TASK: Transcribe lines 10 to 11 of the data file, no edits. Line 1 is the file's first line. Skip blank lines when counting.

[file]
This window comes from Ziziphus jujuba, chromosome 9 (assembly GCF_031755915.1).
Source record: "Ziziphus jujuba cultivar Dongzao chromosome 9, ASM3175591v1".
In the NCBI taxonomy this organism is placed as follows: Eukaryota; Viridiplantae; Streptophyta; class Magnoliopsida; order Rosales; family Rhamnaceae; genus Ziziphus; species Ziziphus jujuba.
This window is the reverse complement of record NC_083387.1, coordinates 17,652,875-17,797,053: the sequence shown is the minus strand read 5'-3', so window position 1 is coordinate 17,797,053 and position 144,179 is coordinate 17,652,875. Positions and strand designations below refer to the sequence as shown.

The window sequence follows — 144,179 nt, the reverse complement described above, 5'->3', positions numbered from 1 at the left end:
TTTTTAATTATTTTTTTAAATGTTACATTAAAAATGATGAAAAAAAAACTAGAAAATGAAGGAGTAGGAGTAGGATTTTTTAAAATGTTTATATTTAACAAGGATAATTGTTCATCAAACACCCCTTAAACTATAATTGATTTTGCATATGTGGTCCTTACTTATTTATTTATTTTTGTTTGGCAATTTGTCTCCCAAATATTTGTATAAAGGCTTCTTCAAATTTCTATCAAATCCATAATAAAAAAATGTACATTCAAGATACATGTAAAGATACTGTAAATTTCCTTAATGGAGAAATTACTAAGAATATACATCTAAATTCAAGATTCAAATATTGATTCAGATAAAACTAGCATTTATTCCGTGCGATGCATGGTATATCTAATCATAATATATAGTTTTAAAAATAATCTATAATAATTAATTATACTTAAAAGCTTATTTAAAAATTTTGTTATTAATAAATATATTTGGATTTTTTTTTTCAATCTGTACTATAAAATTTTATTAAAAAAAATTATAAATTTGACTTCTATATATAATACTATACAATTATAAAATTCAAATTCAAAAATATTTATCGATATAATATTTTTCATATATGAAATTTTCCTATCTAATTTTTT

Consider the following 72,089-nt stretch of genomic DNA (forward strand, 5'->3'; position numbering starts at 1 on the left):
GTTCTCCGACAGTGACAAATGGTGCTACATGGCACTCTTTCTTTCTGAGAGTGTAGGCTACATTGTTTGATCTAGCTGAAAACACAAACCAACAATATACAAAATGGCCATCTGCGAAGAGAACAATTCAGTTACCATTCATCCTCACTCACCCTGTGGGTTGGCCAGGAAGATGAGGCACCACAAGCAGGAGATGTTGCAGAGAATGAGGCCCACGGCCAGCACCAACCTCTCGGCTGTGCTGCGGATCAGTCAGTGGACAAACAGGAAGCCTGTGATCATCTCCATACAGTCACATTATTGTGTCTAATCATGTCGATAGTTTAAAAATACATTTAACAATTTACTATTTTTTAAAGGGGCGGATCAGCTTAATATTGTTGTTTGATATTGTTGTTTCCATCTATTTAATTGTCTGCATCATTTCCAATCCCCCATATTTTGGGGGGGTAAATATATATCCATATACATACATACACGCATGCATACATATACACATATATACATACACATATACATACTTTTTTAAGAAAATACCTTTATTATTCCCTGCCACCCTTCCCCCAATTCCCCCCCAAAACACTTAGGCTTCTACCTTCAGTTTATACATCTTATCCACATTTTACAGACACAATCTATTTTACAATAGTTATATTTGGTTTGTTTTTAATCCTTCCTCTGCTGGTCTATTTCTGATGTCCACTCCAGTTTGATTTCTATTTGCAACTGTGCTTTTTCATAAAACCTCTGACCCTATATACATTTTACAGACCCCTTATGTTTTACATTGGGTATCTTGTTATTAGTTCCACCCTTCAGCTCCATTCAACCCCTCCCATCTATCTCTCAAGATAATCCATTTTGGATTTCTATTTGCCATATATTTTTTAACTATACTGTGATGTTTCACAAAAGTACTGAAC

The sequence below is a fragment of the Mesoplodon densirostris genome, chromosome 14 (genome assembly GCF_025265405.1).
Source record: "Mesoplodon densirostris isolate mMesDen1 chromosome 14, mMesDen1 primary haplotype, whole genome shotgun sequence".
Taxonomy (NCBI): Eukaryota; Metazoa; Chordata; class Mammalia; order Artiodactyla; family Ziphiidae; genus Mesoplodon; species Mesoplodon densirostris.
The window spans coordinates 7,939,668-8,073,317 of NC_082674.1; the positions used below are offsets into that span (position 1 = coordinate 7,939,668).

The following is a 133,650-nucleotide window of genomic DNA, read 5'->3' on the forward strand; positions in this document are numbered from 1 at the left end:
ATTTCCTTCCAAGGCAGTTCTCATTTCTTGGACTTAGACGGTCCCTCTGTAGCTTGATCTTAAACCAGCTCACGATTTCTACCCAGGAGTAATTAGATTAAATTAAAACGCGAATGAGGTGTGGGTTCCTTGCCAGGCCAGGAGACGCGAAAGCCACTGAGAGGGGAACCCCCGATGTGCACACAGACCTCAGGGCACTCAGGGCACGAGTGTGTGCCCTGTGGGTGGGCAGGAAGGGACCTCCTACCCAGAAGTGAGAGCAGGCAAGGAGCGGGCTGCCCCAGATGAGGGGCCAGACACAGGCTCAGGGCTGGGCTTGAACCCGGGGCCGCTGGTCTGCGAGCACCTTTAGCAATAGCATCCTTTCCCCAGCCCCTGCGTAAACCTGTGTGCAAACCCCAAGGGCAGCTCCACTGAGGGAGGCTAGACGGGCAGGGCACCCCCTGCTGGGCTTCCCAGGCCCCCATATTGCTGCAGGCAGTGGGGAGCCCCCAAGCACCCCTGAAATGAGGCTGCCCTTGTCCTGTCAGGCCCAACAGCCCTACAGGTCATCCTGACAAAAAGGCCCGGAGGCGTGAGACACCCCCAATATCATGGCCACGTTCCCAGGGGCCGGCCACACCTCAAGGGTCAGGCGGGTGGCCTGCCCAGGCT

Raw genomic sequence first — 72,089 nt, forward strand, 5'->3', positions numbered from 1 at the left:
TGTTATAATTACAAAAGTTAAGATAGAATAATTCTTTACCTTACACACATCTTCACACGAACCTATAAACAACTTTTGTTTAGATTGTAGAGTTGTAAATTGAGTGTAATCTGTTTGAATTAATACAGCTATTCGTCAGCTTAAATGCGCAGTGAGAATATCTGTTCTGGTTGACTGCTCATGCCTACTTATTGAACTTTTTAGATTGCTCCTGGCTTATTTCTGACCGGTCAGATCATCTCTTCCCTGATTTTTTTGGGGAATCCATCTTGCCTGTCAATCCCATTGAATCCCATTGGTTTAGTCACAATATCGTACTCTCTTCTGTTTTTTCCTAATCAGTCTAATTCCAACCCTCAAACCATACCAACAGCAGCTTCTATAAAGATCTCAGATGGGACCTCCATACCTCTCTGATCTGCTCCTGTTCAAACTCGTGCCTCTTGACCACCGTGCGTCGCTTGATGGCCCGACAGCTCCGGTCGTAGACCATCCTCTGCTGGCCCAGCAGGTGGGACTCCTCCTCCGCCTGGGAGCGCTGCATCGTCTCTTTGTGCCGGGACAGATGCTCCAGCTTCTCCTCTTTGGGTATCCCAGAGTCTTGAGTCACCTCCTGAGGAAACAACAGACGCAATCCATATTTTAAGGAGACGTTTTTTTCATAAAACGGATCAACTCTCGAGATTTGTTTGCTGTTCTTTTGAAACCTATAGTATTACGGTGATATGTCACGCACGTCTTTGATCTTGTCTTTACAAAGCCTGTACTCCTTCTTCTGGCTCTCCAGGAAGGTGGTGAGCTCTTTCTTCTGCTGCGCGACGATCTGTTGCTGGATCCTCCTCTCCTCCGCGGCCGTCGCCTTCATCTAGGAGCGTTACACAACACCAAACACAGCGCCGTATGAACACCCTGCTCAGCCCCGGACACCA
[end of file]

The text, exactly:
Source record: "Mesoplodon densirostris isolate mMesDen1 chromosome 14, mMesDen1 primary haplotype, whole genome shotgun sequence".
Taxonomy (NCBI): Eukaryota; Metazoa; Chordata; class Mammalia; order Artiodactyla; family Ziphiidae; genus Mesoplodon; species Mesoplodon densirostris.